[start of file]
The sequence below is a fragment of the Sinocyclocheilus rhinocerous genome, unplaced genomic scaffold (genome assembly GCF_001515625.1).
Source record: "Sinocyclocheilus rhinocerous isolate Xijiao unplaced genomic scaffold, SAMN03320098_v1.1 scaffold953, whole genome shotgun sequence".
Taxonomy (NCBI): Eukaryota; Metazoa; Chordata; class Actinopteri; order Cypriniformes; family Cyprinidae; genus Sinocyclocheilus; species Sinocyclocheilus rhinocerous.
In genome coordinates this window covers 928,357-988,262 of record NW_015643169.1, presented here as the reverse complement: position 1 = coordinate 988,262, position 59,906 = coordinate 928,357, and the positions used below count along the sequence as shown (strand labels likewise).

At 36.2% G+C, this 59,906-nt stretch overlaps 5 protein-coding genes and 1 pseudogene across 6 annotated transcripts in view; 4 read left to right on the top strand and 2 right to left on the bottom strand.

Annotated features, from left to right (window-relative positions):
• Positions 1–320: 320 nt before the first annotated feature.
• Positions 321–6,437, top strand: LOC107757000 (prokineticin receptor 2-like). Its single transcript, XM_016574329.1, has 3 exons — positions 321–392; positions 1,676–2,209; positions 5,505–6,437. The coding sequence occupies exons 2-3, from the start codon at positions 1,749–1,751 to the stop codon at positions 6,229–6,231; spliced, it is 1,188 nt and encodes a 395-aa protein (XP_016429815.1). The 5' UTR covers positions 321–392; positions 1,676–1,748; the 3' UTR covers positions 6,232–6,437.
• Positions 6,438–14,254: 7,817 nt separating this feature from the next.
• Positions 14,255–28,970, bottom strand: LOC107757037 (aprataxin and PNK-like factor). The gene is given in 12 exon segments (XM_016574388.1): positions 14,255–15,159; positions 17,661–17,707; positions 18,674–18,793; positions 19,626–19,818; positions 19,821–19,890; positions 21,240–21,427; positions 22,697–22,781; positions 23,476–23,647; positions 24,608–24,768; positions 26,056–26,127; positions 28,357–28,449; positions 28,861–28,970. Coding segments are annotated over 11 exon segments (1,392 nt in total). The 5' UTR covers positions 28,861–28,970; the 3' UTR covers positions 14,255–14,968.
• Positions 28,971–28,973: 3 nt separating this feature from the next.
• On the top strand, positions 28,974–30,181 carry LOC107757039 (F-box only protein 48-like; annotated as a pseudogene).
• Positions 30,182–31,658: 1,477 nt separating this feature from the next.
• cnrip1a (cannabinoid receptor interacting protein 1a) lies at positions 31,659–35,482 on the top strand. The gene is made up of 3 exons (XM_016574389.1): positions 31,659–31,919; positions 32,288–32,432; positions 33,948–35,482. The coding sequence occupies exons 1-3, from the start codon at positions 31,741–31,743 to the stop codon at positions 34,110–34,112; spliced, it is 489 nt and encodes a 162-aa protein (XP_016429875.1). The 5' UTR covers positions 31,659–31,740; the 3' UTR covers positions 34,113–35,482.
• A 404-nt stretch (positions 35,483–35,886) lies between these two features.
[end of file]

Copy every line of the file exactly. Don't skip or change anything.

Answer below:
The sequence below is a fragment of the Sinocyclocheilus rhinocerous genome, unplaced genomic scaffold (genome assembly GCF_001515625.1).
Source record: "Sinocyclocheilus rhinocerous isolate Xijiao unplaced genomic scaffold, SAMN03320098_v1.1 scaffold953, whole genome shotgun sequence".
Taxonomy (NCBI): Eukaryota; Metazoa; Chordata; class Actinopteri; order Cypriniformes; family Cyprinidae; genus Sinocyclocheilus; species Sinocyclocheilus rhinocerous.
In genome coordinates this window covers 928,357-988,262 of record NW_015643169.1, presented here as the reverse complement: position 1 = coordinate 988,262, position 59,906 = coordinate 928,357, and the positions used below count along the sequence as shown (strand labels likewise).

At 36.2% G+C, this 59,906-nt stretch overlaps 5 protein-coding genes and 1 pseudogene across 6 annotated transcripts in view; 4 read left to right on the top strand and 2 right to left on the bottom strand.

Annotated features, from left to right (window-relative positions):
• Positions 1–320: 320 nt before the first annotated feature.
• Positions 321–6,437, top strand: LOC107757000 (prokineticin receptor 2-like). Its single transcript, XM_016574329.1, has 3 exons — positions 321–392; positions 1,676–2,209; positions 5,505–6,437. The coding sequence occupies exons 2-3, from the start codon at positions 1,749–1,751 to the stop codon at positions 6,229–6,231; spliced, it is 1,188 nt and encodes a 395-aa protein (XP_016429815.1). The 5' UTR covers positions 321–392; positions 1,676–1,748; the 3' UTR covers positions 6,232–6,437.
• Positions 6,438–14,254: 7,817 nt separating this feature from the next.
• Positions 14,255–28,970, bottom strand: LOC107757037 (aprataxin and PNK-like factor). The gene is given in 12 exon segments (XM_016574388.1): positions 14,255–15,159; positions 17,661–17,707; positions 18,674–18,793; positions 19,626–19,818; positions 19,821–19,890; positions 21,240–21,427; positions 22,697–22,781; positions 23,476–23,647; positions 24,608–24,768; positions 26,056–26,127; positions 28,357–28,449; positions 28,861–28,970. Coding segments are annotated over 11 exon segments (1,392 nt in total). The 5' UTR covers positions 28,861–28,970; the 3' UTR covers positions 14,255–14,968.
• Positions 28,971–28,973: 3 nt separating this feature from the next.
• On the top strand, positions 28,974–30,181 carry LOC107757039 (F-box only protein 48-like; annotated as a pseudogene).
• Positions 30,182–31,658: 1,477 nt separating this feature from the next.
• cnrip1a (cannabinoid receptor interacting protein 1a) lies at positions 31,659–35,482 on the top strand. The gene is made up of 3 exons (XM_016574389.1): positions 31,659–31,919; positions 32,288–32,432; positions 33,948–35,482. The coding sequence occupies exons 1-3, from the start codon at positions 31,741–31,743 to the stop codon at positions 34,110–34,112; spliced, it is 489 nt and encodes a 162-aa protein (XP_016429875.1). The 5' UTR covers positions 31,659–31,740; the 3' UTR covers positions 34,113–35,482.
• A 404-nt stretch (positions 35,483–35,886) lies between these two features.